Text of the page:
The Los Angeles City Council voted last Tuesday to ban medical marijuana dispensaries in the city, the culmination of years of controversy over the sale of pot. Meanwhile, in Oakland, a federal crackdown closed the nation’s largest dispensary amid protests and demonstrations. But authorities rarely seem to address the real issue about marijuana in California: Is it good medicine?
Some proponents of medical marijuana argue that pot is “natural” and therefore better, or at least no worse, than legally prescribed drugs, which may be addictive and may carry dangerous side effects. But natural is not the standard for whether a drug is safe and effective.
Marijuana advocates also say that physicians who warn against marijuana merely want to push prescriptions. But just because some doctors practice bad medicine with legal drugs doesn’t make marijuana good medicine. In most cases, it isn’t.
Anyone who wants to get a medical marijuana card knows there are unscrupulous doctors who will give you a recommendation with few questions asked. Without doubt, medical marijuana hands a get-out-of-jail-free card to people who just want to get high. Those who get a card and indulge in the infrequent use of marijuana will probably experience few problems. But the situation is different with chronic marijuana use.
Marijuana acts on cannabinoid receptors in the brain. These receptors, which are the most prevalent in the nervous system, influence just about every bodily function, including memory, attention, disposition, arousal, motivation, perception, appetite and sleep.
Many chronic marijuana users insist that marijuana is not addictive the way alcohol and other drugs are. However, neuroscience, animal studies, clinical reports of withdrawal in humans and epidemiology all show that marijuana is potentially addictive.
As to its benefits, controlled clinical studies show they exist, but they are limited. Marijuana can effectively treat neuropathic pain, and it has been shown to improve appetite and reduce nausea in cancer and AIDS patients.
But other generally accepted ideas about marijuana’s effectiveness don’t hold up.
The Glaucoma Research Foundation disputes the idea that medical marijuana is good medicine for the disease. “The high dose of marijuana necessary to produce a clinically relevant effect,” the foundation’s website explains, makes it a poor choice for the treatment of glaucoma, especially given its “significant side effects” and the availability of safer effective drugs.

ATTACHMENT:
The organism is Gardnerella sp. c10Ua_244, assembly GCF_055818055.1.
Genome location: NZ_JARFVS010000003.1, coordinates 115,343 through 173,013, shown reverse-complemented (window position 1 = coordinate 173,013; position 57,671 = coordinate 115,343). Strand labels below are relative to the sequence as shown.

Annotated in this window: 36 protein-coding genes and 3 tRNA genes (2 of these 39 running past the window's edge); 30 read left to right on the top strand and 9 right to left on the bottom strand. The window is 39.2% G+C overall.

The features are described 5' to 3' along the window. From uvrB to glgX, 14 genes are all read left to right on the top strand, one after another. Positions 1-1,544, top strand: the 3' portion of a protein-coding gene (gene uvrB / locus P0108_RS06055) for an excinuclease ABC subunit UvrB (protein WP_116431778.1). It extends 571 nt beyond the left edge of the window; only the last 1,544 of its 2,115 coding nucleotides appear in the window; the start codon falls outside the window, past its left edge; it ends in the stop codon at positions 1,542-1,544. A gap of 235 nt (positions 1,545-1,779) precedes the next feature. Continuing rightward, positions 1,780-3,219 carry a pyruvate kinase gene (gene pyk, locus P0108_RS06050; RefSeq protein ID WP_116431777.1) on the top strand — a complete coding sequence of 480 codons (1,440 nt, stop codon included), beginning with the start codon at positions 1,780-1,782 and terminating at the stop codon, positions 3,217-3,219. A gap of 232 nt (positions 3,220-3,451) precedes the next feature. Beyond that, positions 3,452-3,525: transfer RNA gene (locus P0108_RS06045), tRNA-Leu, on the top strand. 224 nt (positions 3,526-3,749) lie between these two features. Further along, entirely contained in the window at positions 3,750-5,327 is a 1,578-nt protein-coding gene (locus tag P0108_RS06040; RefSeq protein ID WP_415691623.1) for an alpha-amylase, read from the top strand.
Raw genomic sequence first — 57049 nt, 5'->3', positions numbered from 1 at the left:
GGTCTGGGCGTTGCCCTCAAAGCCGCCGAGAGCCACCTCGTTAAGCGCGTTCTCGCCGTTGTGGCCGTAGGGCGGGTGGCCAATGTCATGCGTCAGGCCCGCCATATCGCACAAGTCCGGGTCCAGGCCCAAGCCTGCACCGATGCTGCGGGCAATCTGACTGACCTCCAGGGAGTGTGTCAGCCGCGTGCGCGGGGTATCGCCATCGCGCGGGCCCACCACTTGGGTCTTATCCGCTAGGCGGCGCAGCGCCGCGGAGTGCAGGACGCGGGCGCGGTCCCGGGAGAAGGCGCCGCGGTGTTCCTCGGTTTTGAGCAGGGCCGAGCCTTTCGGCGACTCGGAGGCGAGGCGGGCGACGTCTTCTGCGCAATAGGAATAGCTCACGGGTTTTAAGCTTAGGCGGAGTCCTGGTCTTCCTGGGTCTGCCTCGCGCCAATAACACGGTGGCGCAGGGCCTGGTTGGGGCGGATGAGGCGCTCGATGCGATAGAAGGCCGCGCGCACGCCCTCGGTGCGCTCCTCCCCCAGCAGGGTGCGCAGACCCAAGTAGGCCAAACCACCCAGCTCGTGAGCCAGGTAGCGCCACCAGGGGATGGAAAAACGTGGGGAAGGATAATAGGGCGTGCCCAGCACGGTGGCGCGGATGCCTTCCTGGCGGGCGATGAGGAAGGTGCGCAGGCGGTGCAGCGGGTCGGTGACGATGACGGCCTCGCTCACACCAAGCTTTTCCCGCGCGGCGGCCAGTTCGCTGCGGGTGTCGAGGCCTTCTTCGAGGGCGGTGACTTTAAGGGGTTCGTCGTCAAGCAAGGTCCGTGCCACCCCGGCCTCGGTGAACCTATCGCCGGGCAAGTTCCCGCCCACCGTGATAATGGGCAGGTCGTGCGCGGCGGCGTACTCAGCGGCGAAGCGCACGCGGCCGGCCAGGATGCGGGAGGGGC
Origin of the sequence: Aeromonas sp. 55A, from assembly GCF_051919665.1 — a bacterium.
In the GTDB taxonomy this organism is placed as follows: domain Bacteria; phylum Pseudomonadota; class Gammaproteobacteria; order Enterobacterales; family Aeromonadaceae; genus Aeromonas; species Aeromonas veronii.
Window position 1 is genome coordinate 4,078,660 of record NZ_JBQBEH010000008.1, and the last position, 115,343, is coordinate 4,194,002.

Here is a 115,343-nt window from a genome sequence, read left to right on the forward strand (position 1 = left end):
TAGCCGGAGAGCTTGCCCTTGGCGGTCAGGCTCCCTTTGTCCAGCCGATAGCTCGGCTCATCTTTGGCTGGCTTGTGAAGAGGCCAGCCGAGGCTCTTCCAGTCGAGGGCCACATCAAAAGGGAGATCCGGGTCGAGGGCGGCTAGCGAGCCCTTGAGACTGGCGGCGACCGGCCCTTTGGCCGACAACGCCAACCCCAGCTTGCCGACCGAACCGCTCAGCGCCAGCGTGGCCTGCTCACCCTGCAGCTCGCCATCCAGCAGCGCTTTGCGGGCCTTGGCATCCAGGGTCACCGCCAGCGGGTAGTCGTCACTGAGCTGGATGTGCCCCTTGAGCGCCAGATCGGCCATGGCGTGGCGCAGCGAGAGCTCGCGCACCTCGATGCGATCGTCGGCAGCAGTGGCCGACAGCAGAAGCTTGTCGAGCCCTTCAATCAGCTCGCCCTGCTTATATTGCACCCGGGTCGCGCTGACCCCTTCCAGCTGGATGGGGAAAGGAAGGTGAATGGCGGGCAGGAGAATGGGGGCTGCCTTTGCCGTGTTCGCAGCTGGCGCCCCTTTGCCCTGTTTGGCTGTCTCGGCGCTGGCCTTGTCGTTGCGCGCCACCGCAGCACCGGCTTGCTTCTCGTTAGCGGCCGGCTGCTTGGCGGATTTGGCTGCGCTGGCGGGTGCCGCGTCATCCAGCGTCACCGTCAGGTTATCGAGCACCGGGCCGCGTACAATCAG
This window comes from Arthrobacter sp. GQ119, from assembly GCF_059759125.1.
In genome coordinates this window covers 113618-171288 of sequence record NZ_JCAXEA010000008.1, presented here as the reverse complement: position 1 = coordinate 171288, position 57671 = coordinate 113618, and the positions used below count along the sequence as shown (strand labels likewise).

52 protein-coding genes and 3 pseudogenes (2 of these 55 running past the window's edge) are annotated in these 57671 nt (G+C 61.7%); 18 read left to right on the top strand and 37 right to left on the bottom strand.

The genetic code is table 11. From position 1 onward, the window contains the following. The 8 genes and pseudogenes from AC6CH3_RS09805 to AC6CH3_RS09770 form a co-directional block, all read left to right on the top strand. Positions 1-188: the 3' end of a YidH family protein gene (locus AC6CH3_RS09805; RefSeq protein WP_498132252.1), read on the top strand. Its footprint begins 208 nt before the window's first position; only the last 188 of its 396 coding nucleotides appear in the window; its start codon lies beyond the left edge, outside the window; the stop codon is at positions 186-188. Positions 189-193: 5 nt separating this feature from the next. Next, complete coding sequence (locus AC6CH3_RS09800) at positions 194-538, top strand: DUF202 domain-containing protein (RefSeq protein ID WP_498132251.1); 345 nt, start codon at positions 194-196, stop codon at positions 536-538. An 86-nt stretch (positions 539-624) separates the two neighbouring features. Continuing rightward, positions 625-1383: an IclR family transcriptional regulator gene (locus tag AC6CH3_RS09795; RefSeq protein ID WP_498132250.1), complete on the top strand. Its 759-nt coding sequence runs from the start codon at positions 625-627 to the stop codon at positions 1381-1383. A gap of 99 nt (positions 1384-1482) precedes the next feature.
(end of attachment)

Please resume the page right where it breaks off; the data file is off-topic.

In addition, those who use marijuana to treat mental health symptoms might be surprised to learn that studies show it not only may not help such symptoms, it may cause them.
Increased funding for research may lead to a better understanding of the impact cannabis has on our bodies, but for now the claims that the drug is effective in the treatment of multiple disorders as distinct as lupus and anxiety seem far-fetched at best. It seems more likely that for some people, getting high just makes them feel better, the way a drink or two might. You would be shocked, however, if in response to a diagnosis of lupus, your doctor suggested you “take two drinks and call me in the morning.”
And pot’s general ineffectiveness is only part of picture. It is not a neutral substance. Chronic marijuana use is associated with a number of well-documented health problems, including a variety of cancers in adults as well as in children who were exposed to the drug in utero.
As to its mental health effects, marijuana is linked to long-term psychiatric problems such as depression, anxiety and psychosis. “Marijuana often is regarded as a ‘soft drug’ with few harmful effects,” says Dr. Joseph M. Pierre, co-chief of the Schizophrenia Treatment Unit at the Department of Veterans Affairs’ West Los Angeles Healthcare Center. “However, this benign view is now being revised, along with mounting research demonstrating a clear association between cannabis and psychosis.”
If the lack of health benefits and manifest risks aren’t enough to raise doubts about medical marijuana, consider basic questions of quality and dose. Although medical marijuana sometimes comes from “cleaner” sources than say a drug cartel, independent labs have found mold, synthetic insecticides and other toxins in pot. Molds such as Aspergillus can be highly dangerous to immune-compromised patients. And there is no way to accurately judge what a proper dose of dispensary marijuana would be.
Habitual marijuana use is helpful for very few medical conditions. It can cause insidious changes in personality and attitude that are clear to everyone but the users themselves. There are nearly 400,000 emergency room visits per year due to marijuana use. Before we advocate for medical marijuana, and before another person doses himself with it, we have to ask: Is medical marijuana making us sick?
David Sack is a psychiatrist and addiction specialist. He is chief executive of Promises Treatment Centers and Elements Behavioral Health in Southern California. He wrote this for the Los Angeles Times.